I once had business cards that read, “Can you do me a huge favor?” on the back. My friend and co-worker gave them to me as a sort of joke because, apparently, that’s my catch phrase. It’s true that it’s a main function of my job (and I guess my personality) to ask people to do things. Please buy this print ad, please sponsor this event, please volunteer this weekend. And if you’re my little brother or husband, please get me a glass of water.
For the most part, I have a pleasant career. The people I’m asking to do or buy things are nice and understand that I’m asking them because it’s good for them and/or their business. But every once and awhile I run across a person who is not so nice.
I know that managers and business owners are busy people. I know that this group of professionals is constantly asked to do and buy things. So, I understand why it can be hard to be nice all of the time. But here’s why it still surprises me when one of these people is rude to me or one of our team members — we are customers, too!
We play, eat, live and shop locally. Thanks to the nature of our job, we have insight into where we want to do business based on the interactions we have.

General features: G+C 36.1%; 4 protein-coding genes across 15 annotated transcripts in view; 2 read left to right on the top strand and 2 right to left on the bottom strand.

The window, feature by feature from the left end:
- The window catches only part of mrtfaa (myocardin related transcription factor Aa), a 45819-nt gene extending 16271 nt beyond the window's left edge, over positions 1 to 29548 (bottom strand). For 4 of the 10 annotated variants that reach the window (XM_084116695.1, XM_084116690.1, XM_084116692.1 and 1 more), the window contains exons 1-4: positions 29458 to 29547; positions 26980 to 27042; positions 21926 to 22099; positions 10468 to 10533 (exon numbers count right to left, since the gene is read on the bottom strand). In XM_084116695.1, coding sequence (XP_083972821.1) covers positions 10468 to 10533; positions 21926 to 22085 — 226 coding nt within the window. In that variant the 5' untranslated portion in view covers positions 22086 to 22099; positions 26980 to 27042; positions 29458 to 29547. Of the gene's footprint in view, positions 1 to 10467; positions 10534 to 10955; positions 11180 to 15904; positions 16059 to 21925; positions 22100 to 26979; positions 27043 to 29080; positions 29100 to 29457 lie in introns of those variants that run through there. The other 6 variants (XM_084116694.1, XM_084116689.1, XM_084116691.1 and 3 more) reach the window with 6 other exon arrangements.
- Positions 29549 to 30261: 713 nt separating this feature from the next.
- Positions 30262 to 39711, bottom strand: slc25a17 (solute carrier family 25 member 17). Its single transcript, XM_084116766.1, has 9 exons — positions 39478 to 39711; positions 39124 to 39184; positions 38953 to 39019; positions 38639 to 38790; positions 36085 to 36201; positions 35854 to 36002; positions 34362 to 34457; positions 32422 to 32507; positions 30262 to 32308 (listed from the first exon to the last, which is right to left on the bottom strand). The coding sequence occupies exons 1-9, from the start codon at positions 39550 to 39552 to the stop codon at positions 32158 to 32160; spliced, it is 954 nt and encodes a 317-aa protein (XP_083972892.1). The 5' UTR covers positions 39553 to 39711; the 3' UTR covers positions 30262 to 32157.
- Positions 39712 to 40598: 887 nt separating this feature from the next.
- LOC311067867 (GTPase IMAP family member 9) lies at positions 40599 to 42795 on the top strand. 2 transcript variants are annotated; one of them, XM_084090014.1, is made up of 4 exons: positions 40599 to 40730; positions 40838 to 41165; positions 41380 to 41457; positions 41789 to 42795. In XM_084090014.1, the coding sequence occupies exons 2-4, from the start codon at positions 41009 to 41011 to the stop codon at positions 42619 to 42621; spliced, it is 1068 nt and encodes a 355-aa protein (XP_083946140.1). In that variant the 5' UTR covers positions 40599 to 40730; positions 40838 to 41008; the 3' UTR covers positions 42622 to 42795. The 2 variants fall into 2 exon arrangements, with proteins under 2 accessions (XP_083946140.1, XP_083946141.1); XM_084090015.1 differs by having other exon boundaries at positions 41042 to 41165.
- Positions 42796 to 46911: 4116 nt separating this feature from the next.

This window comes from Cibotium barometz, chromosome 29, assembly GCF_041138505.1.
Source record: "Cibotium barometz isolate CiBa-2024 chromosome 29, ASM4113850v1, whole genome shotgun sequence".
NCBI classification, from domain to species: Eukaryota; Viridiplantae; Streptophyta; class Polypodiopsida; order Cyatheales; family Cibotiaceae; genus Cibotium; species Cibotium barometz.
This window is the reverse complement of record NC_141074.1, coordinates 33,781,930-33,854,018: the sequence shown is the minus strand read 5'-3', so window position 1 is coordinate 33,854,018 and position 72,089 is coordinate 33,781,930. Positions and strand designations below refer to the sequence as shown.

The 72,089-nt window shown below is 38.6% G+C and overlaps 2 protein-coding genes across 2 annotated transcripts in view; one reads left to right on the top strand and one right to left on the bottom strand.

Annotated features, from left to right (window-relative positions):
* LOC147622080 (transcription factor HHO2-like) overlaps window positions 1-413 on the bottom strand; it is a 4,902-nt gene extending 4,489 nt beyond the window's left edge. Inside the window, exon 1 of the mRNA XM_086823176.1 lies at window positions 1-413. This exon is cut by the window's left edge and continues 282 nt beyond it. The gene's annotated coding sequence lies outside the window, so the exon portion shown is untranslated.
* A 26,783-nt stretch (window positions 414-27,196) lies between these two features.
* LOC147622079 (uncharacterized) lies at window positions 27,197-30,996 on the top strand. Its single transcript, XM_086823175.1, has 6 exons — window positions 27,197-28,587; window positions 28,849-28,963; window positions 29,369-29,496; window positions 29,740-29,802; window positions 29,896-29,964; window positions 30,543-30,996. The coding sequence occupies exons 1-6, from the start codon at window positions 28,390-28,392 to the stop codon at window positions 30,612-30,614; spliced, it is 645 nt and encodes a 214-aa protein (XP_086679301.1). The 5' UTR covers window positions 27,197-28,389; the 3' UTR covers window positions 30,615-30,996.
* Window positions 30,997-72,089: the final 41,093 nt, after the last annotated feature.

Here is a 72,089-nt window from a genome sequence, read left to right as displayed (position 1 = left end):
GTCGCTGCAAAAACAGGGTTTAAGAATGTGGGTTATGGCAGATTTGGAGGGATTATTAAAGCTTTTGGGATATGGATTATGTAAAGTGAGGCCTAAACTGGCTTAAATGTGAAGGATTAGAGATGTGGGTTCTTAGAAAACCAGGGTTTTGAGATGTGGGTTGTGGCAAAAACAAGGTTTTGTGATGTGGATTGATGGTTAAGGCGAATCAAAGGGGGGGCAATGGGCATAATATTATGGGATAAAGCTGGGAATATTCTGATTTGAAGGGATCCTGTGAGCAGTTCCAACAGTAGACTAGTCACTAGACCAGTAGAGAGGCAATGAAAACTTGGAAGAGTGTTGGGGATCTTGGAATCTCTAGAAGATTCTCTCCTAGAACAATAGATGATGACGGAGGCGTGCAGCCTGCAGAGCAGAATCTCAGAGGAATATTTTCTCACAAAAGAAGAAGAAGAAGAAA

The need to be kind to sales professionals goes beyond that. A LinkedIn article on the topic by Adam Honig lists many reasons to be nice to sales people. Here are a few of his reasons and why I agree.
You’ll get a better deal — We want you to reach your goals and within your budget. When we can work together with a client as a team that’s way easier.
Their goal is to make you happy — I am a natural-born people pleaser and I bet most sales people are. We want everyone happy — our clients, our sponsors, our readers, our event attendees. If you’re happy, we’re happy.
They are your family, friends and neighbors — Honig wrote, “Nearly 13 percent of the entire United States workforce is in sales.” We are everywhere.
If you’re nice to sales professionals I promise that (at least the professionals on our team) will be nice, too.
That said — Can you do me a huge favor? Please visit myfenton.com and purchase tickets to Bottles, Brews & News! Featuring beer and wine samples, live music and food, all under a big tent in downtown Fenton, the event benefits FARR (Fenton Area Resources and Referral Network, Inc.) Want to learn more? Email me at email@example.com.
Emily Caswell is the brand manager at VIEW Group, the branding division of View Newspaper Group.